Also, using this approach we can skip the creation of a docker secret containing the credentials. So, probably a better choice to do things with the RBAC approach now. The following sections are still here in case you're keen on using the other approaches, of course.

Get ACR admin credentials using CLI

(Only do this if you didn't do the RBAC approach)

In order to continue with the simplicity of using the Azure CLI, we can with a single command get the credentials (username/passwords) for the Azure Container Registry. Here's the CLI cmd:

az acr credential show -n myfantasticregistry

The output will be showing your username and passwords in clear text in the console like this:

{
  "passwords": [
    {
      "name": "password",
      "value": "REDACTED"
    },
    {
      "name": "password2",
      "value": "REDACTED"
    }
  ],
  "username": "myfantasticregistry"
}

Make a note of the credentials, you'll need it in the next steps.

Get ACR admin credentials using the Azure Portal

(Only do this if you didn't do the RBAC approach)

If you're more inclined on using the Azure Portal, you just go to your Azure Container Registry and select Access Keys and then copy the Username and Password/Password2.

Login to your Azure Container Registry then Tag and Push your image to ACR

In this post I will not elaborate on how to build your docker images.

First off, remember the username/password I mentioned in the previous step? This is where you'll use them.

docker login myfantasticregistry.azurecr.io --username USR --password PASS

If you've built your docker image locally, you should be ready to tag it and then push it.

docker tag yourthing/yourimage:version myfantasticregistry.azurecr.io/yourthing/yourimage:version
docker push myfantasticregistry.azurecr.io/yourthing/yourimage:version

NOTE: In production I'm using VSTS and build automation for things like this, but for the sake of demonstrating it, it's a bit easier to do it cmdline from the local box.

Create an Azure Container Service (AKS) using the Azure CLI

Next up, where the fun begins! We'll set up our AKS cluster through the Azure CLI and it's pretty straight forward. Follow along for the ride.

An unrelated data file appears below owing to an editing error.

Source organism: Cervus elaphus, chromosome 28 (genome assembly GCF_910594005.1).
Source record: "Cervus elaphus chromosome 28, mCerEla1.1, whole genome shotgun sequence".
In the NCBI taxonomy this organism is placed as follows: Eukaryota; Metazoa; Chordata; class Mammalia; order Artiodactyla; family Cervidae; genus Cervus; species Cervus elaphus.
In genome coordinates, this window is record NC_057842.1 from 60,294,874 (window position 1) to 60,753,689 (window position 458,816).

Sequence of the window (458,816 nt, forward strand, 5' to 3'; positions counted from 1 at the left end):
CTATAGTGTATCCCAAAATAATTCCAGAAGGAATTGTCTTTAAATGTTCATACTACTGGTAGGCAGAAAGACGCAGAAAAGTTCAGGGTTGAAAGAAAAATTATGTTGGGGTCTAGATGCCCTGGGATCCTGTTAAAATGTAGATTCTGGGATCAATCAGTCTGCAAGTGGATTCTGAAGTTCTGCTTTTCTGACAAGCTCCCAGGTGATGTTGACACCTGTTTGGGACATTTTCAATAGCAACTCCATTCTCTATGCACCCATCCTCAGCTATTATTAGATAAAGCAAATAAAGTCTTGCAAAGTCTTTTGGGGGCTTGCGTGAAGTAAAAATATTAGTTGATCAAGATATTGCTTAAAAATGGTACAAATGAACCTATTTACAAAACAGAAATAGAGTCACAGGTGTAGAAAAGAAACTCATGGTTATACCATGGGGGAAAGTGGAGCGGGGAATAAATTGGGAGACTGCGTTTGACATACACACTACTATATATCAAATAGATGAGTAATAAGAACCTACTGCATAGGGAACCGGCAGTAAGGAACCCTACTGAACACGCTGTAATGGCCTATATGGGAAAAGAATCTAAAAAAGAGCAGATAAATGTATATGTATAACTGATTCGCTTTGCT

Create Resource Group for AKS

We'll need to specify a resource group to put our AKS in, and since I like organized boxes of functionality and separation of concerns, I'll be creating a new resource group using the Azure CLI:

az group create --location westeurope --name MyResourceGroupName

Create AKS Cluster using Azure CLI

Next up, create the AKS cluster and specify the resource group name you created above. I've specified that I want the D2_v2 VM size and that the name of the cluster should be MyAksClusterName. As always I get good performance in westeurope so I'll continue to use that.

az aks create -g MyResourceGroupName -n MyAksClusterName --location westeurope --node-vm-size Standard_D2_v2

While I've redacted some sensitive details, the response after it's done should look something like this:

{
  "id": "/subscriptions/GUID/resourcegroups/MyResourceGroupName/providers/Microsoft.ContainerService/managedClusters/myaksclustername",
  "location": "westeurope",
  "name": "myaksclustername",
  "properties": {
    "accessProfiles": null,
    "agentPoolProfiles": [
      {
        "count": 3,
        "dnsPrefix": null,
        "fqdn": null,
        "name": "nodepool1",
        "osDiskSizeGb": null,
        "osType": "Linux",
        "ports": null,
        "storageProfile": "ManagedDisks",
        "vmSize": "Standard_D2_v2",
        "vnetSubnetId": null
      }
    ],
    "dnsPrefix": "myaksclustername-redacted-0f24e6",
    "fqdn": "myaksclustername-redacted-redacted.hcp.westeurope.azmk8s.io",
    "kubernetesVersion": "1.7.7",
    "linuxProfile": {
      "adminUsername": "azureuser",
      "ssh": {
        "publicKeys": [
          {
            "keyData": "ssh-rsa REDACTED"
          }
        ]
      }
    },
    "provisioningState": "Succeeded",
    "servicePrincipalProfile": {
      "clientId": "REDACTED (guid)",
      "keyVaultSecretRef": null,
      "secret": null
    }
  },
  "resourceGroup": "MyResourceGroupName",
  "tags": null,
  "type": "Microsoft.ContainerService/ManagedClusters"
}

Connecting to your AKS Cluster using the Azure CLI

Normally I want to start by getting the credentials to the cluster, which you can do like this: